Armoury Studios  
Control Room
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  view 3
Recording Room
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  view 4
Mono reel-to-reel recorder, circa 1965
Since the age of thirteen I've had some sort of "recording studio" in my basement. The first one, in 1965, consisted of a Sears catalogue mail-order reel-to-reel recorder, about the size of a telephone directory (see image). 

I discovered, by covering the erase head with Scotch tape, I could record a second and third track of audio without erasing the first one (although the quality diminished exponentially with each pass).  Later I inserted a small "Radio Shack" toggle switch to disable the erase head. From that day on I was hooked on recording, and I dreamed of one day building my own studio.

Over the years I've had a series of basement studios.  A long list of recorders, mixers and miscellaneous gear came and went: Philips, TEAC, Revox, Ampex, Neve, Sound Workshop, Urei, Pultec, Neumann. 

By the summer of 1989 my home studio was stretched to the limit.  I had Studer 24-track recorder, an SSL E-Series console, and rack-upon-rack of compressors, limiters, reverbs and effects units.  I was writing and recording with Aerosmith at the time ... very loudly ... and I had a new-born baby napping upstairs. My wife had been very tolerant up to this point, but she gently suggested it might be time to move the studio out of the house!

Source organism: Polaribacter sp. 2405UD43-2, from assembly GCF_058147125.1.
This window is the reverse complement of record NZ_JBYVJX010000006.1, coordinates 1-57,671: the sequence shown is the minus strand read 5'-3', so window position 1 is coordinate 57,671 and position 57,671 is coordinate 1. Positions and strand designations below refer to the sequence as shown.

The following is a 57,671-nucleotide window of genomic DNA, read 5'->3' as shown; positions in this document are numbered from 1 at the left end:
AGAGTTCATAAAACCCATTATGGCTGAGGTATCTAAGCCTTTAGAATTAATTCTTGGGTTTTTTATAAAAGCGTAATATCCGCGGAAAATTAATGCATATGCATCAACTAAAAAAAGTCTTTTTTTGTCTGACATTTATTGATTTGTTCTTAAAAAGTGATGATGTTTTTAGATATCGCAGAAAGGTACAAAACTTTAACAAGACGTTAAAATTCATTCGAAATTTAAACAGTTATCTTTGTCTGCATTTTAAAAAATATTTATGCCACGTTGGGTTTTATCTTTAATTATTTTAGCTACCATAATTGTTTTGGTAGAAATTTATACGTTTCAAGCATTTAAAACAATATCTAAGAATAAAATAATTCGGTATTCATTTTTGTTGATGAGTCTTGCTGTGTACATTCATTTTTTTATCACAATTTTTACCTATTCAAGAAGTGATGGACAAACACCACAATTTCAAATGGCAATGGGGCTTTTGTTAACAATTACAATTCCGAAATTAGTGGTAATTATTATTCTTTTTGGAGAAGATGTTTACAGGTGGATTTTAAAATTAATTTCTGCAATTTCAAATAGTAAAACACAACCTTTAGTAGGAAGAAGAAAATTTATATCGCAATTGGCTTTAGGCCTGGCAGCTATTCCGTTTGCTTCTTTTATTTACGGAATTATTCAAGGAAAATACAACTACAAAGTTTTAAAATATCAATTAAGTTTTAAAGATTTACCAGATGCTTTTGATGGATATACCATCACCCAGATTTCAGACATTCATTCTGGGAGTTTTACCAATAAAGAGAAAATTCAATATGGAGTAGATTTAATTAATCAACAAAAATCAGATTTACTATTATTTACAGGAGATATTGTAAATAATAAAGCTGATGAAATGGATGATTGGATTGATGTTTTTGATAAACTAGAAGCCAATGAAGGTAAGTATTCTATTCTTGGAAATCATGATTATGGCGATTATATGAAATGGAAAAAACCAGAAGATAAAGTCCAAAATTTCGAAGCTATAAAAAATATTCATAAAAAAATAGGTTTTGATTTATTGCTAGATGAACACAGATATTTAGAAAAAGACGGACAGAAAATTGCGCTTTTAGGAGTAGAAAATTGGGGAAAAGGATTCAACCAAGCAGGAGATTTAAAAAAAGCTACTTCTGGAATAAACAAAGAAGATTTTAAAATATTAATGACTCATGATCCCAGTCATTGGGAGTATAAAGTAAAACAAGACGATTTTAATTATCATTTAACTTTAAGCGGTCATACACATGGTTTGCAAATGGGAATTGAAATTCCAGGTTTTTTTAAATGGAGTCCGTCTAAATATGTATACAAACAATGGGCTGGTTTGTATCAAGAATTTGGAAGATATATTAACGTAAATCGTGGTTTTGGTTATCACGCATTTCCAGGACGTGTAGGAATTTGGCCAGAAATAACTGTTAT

I looked for a building to rent, but as soon as I said "recording studio" the answer was "no vacancy".  I thought about buying a building, but I couldn't find anything suitable. 

So I purchased a vacant lot, hired an architect, and began the design and construction of Armoury Studios ... from the ground up.
Howard Airey's
"first draft" conceptual drawing, above, and the finished studio, below

For a hundred years Vancouver's architecture rivalled that of many of the world's great cities.  Sadly, since the 1970's a succession of visionless city councils have allowed many significant buildings to be demolished by greedy developers and wealthy immigrants, without regard for the city's history or heritage.

When I built The Armoury I hoped to reverse that trend. I wanted to create something that looked liked it had been there since the 1920's.

The construction was managed by Dick Reid's "Kindred Developments". The studio's technical and acoustical elements were designed by Ron Vermeulen (aka "Ron Obvious"). 

Ron told me about a building he'd seen near Little Mountain Sound Studios.  It was a new building buillt in an old style.  I did a bit of research and discovered it had been designed by Howard Airey, a brilliant young architect with an affinity for "heritage" buildings. We met, and twenty-four hours later Howard presented me with a conceptual drawing. I loved it. With very little modification, that's exactly what we built.